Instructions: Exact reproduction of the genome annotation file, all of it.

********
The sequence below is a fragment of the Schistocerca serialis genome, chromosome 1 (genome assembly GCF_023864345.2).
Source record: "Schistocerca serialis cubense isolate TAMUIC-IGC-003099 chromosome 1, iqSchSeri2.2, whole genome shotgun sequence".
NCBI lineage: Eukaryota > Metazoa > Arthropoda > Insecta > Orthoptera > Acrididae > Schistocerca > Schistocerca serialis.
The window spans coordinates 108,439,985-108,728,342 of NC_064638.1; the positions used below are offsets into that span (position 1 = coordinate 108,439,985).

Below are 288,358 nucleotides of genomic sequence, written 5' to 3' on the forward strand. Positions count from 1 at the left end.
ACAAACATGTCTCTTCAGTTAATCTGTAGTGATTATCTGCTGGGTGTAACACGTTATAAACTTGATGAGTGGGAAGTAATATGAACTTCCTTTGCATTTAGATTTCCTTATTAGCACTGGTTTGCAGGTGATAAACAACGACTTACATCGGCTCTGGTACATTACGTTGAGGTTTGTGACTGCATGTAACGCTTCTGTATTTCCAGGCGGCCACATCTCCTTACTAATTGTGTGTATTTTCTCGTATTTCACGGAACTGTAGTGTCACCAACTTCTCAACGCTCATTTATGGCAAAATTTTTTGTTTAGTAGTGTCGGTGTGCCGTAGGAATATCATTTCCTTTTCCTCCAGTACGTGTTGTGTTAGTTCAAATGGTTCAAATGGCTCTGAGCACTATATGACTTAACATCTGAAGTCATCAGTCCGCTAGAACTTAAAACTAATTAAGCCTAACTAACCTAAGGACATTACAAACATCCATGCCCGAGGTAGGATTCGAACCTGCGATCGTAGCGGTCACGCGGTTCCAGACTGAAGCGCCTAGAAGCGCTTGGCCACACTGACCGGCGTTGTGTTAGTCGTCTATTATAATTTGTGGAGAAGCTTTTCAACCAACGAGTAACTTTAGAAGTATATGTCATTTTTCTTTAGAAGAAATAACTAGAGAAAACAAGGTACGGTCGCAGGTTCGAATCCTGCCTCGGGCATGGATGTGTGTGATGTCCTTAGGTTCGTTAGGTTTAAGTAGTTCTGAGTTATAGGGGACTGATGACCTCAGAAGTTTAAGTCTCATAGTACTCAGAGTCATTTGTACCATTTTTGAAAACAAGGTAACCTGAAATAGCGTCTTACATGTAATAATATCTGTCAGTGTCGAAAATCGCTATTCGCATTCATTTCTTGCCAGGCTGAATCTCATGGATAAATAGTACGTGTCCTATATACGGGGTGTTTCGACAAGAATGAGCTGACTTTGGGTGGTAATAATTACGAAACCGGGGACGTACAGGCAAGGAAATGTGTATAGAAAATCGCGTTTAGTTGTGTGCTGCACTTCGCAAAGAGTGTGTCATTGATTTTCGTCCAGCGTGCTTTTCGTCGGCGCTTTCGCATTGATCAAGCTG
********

The sequence below is a fragment of the Schistocerca serialis genome, chromosome 1 (genome assembly GCF_023864345.2).
Source record: "Schistocerca serialis cubense isolate TAMUIC-IGC-003099 chromosome 1, iqSchSeri2.2, whole genome shotgun sequence".
NCBI lineage: Eukaryota > Metazoa > Arthropoda > Insecta > Orthoptera > Acrididae > Schistocerca > Schistocerca serialis.
The window spans coordinates 108,439,985-108,728,342 of NC_064638.1; the positions used below are offsets into that span (position 1 = coordinate 108,439,985).

Below are 288,358 nucleotides of genomic sequence, written 5' to 3' on the forward strand. Positions count from 1 at the left end.
ACAAACATGTCTCTTCAGTTAATCTGTAGTGATTATCTGCTGGGTGTAACACGTTATAAACTTGATGAGTGGGAAGTAATATGAACTTCCTTTGCATTTAGATTTCCTTATTAGCACTGGTTTGCAGGTGATAAACAACGACTTACATCGGCTCTGGTACATTACGTTGAGGTTTGTGACTGCATGTAACGCTTCTGTATTTCCAGGCGGCCACATCTCCTTACTAATTGTGTGTATTTTCTCGTATTTCACGGAACTGTAGTGTCACCAACTTCTCAACGCTCATTTATGGCAAAATTTTTTGTTTAGTAGTGTCGGTGTGCCGTAGGAATATCATTTCCTTTTCCTCCAGTACGTGTTGTGTTAGTTCAAATGGTTCAAATGGCTCTGAGCACTATATGACTTAACATCTGAAGTCATCAGTCCGCTAGAACTTAAAACTAATTAAGCCTAACTAACCTAAGGACATTACAAACATCCATGCCCGAGGTAGGATTCGAACCTGCGATCGTAGCGGTCACGCGGTTCCAGACTGAAGCGCCTAGAAGCGCTTGGCCACACTGACCGGCGTTGTGTTAGTCGTCTATTATAATTTGTGGAGAAGCTTTTCAACCAACGAGTAACTTTAGAAGTATATGTCATTTTTCTTTAGAAGAAATAACTAGAGAAAACAAGGTACGGTCGCAGGTTCGAATCCTGCCTCGGGCATGGATGTGTGTGATGTCCTTAGGTTCGTTAGGTTTAAGTAGTTCTGAGTTATAGGGGACTGATGACCTCAGAAGTTTAAGTCTCATAGTACTCAGAGTCATTTGTACCATTTTTGAAAACAAGGTAACCTGAAATAGCGTCTTACATGTAATAATATCTGTCAGTGTCGAAAATCGCTATTCGCATTCATTTCTTGCCAGGCTGAATCTCATGGATAAATAGTACGTGTCCTATATACGGGGTGTTTCGACAAGAATGAGCTGACTTTGGGTGGTAATAATTACGAAACCGGGGACGTACAGGCAAGGAAATGTGTATAGAAAATCGCGTTTAGTTGTGTGCTGCACTTCGCAAAGAGTGTGTCATTGATTTTCGTCCAGCGTGCTTTTCGTCGGCGCTTTCGCATTGATCAAGCTG